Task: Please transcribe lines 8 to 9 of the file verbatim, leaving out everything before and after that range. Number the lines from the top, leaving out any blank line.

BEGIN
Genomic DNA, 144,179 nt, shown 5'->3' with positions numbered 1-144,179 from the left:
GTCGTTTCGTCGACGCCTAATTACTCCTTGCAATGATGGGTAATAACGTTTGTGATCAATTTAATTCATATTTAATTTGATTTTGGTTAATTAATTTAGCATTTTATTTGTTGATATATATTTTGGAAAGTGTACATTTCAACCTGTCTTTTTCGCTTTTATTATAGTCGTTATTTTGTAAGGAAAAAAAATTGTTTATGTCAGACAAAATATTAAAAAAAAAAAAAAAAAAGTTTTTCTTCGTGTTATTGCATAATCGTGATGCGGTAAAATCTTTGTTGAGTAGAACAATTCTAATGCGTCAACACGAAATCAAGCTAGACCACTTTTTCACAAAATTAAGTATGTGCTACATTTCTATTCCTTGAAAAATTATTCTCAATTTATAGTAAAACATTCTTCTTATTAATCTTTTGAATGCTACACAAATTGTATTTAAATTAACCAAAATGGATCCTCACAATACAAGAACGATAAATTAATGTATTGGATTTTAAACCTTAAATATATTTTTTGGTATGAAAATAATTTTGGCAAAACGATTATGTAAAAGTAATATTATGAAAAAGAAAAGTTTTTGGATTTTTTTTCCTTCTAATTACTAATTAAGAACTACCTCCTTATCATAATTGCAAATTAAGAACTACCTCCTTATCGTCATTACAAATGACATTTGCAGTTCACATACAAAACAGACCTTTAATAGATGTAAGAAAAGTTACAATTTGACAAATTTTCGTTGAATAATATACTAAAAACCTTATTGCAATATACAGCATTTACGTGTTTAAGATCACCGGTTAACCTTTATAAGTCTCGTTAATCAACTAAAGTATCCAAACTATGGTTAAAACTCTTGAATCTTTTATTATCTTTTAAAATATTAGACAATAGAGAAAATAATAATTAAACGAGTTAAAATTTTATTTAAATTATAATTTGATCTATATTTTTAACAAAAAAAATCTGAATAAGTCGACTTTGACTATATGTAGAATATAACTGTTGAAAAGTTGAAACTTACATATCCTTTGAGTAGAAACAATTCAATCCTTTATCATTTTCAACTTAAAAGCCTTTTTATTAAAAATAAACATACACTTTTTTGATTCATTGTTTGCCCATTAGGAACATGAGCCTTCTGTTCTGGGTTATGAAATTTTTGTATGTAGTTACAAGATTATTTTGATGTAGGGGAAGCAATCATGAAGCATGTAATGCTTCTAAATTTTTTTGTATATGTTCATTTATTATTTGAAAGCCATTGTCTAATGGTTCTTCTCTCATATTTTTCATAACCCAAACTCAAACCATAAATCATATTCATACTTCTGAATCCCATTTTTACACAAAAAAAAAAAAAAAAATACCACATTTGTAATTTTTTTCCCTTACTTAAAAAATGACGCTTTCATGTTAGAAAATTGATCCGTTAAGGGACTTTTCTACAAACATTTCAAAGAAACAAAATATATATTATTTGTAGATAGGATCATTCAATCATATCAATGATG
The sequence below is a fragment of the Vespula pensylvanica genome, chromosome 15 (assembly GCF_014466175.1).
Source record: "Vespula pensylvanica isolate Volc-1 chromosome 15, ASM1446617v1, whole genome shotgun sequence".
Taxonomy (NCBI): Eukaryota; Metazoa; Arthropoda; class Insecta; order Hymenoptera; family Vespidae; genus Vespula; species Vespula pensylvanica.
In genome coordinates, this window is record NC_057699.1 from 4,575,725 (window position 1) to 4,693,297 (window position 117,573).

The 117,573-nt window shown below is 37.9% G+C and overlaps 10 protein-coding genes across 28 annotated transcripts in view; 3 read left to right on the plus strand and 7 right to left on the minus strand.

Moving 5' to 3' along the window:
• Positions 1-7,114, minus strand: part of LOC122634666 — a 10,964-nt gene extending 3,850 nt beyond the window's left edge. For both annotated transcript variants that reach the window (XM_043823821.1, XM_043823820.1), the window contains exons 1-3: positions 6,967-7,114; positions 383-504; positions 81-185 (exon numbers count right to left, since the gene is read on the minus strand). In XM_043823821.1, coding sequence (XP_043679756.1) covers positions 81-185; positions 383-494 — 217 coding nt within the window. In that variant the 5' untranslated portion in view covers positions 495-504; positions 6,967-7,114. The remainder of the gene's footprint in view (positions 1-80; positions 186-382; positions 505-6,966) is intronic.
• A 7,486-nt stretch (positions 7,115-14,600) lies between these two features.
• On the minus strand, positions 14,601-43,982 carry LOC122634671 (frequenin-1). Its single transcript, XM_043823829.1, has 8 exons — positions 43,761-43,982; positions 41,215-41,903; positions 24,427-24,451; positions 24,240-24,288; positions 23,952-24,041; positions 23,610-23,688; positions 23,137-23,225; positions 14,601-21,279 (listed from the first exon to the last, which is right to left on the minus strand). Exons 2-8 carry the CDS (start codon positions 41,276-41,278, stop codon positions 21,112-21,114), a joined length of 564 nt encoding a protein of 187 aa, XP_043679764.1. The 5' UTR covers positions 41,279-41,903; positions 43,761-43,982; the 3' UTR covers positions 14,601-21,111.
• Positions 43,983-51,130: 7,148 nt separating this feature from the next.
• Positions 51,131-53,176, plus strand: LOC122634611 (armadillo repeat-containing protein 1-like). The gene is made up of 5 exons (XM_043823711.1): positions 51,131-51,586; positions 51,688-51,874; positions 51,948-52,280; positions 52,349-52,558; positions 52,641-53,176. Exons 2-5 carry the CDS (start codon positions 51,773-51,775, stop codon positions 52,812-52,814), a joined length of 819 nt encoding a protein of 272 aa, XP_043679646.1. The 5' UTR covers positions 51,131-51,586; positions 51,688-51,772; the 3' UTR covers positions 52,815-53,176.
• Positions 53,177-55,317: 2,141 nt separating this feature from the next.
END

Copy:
Moving 5' to 3' along the window:
• Positions 1-7,114, minus strand: part of LOC122634666 — a 10,964-nt gene extending 3,850 nt beyond the window's left edge. For both annotated transcript variants that reach the window (XM_043823821.1, XM_043823820.1), the window contains exons 1-3: positions 6,967-7,114; positions 383-504; positions 81-185 (exon numbers count right to left, since the gene is read on the minus strand). In XM_043823821.1, coding sequence (XP_043679756.1) covers positions 81-185; positions 383-494 — 217 coding nt within the window. In that variant the 5' untranslated portion in view covers positions 495-504; positions 6,967-7,114. The remainder of the gene's footprint in view (positions 1-80; positions 186-382; positions 505-6,966) is intronic.